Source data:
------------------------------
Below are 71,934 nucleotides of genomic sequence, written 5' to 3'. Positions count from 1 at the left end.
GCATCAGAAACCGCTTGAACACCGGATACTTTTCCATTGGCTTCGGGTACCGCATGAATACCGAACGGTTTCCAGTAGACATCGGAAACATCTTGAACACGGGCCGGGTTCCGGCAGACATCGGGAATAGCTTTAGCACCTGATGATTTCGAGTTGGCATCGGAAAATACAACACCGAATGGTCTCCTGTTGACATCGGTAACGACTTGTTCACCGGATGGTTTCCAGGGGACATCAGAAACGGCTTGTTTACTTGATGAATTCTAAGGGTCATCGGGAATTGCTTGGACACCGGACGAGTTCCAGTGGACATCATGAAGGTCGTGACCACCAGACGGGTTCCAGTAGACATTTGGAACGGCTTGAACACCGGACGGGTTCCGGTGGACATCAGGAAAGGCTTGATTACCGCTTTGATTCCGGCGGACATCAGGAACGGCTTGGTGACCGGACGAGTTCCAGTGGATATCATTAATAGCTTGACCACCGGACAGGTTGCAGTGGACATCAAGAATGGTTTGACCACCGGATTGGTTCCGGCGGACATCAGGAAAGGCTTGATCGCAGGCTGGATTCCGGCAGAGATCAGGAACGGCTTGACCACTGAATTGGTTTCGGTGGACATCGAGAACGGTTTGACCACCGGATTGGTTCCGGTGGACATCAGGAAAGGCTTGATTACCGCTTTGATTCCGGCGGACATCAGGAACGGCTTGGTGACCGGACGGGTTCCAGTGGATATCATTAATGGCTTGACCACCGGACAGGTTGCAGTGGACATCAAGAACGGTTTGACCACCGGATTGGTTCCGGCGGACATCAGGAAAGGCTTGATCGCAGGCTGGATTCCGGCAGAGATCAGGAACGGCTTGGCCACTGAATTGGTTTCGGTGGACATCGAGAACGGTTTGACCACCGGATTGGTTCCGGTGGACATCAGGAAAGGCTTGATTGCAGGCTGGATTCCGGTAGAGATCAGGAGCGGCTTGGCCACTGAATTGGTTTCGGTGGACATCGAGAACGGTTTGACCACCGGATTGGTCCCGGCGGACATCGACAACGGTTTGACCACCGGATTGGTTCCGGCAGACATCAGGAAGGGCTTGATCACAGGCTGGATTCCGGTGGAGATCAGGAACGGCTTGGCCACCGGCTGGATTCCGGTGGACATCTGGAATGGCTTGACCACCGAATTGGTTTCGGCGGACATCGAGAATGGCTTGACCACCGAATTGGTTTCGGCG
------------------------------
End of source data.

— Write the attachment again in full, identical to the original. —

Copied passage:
Below are 71,934 nucleotides of genomic sequence, written 5' to 3'. Positions count from 1 at the left end.
GCATCAGAAACCGCTTGAACACCGGATACTTTTCCATTGGCTTCGGGTACCGCATGAATACCGAACGGTTTCCAGTAGACATCGGAAACATCTTGAACACGGGCCGGGTTCCGGCAGACATCGGGAATAGCTTTAGCACCTGATGATTTCGAGTTGGCATCGGAAAATACAACACCGAATGGTCTCCTGTTGACATCGGTAACGACTTGTTCACCGGATGGTTTCCAGGGGACATCAGAAACGGCTTGTTTACTTGATGAATTCTAAGGGTCATCGGGAATTGCTTGGACACCGGACGAGTTCCAGTGGACATCATGAAGGTCGTGACCACCAGACGGGTTCCAGTAGACATTTGGAACGGCTTGAACACCGGACGGGTTCCGGTGGACATCAGGAAAGGCTTGATTACCGCTTTGATTCCGGCGGACATCAGGAACGGCTTGGTGACCGGACGAGTTCCAGTGGATATCATTAATAGCTTGACCACCGGACAGGTTGCAGTGGACATCAAGAATGGTTTGACCACCGGATTGGTTCCGGCGGACATCAGGAAAGGCTTGATCGCAGGCTGGATTCCGGCAGAGATCAGGAACGGCTTGACCACTGAATTGGTTTCGGTGGACATCGAGAACGGTTTGACCACCGGATTGGTTCCGGTGGACATCAGGAAAGGCTTGATTACCGCTTTGATTCCGGCGGACATCAGGAACGGCTTGGTGACCGGACGGGTTCCAGTGGATATCATTAATGGCTTGACCACCGGACAGGTTGCAGTGGACATCAAGAACGGTTTGACCACCGGATTGGTTCCGGCGGACATCAGGAAAGGCTTGATCGCAGGCTGGATTCCGGCAGAGATCAGGAACGGCTTGGCCACTGAATTGGTTTCGGTGGACATCGAGAACGGTTTGACCACCGGATTGGTTCCGGTGGACATCAGGAAAGGCTTGATTGCAGGCTGGATTCCGGTAGAGATCAGGAGCGGCTTGGCCACTGAATTGGTTTCGGTGGACATCGAGAACGGTTTGACCACCGGATTGGTCCCGGCGGACATCGACAACGGTTTGACCACCGGATTGGTTCCGGCAGACATCAGGAAGGGCTTGATCACAGGCTGGATTCCGGTGGAGATCAGGAACGGCTTGGCCACCGGCTGGATTCCGGTGGACATCTGGAATGGCTTGACCACCGAATTGGTTTCGGCGGACATCGAGAATGGCTTGACCACCGAATTGGTTTCGGCG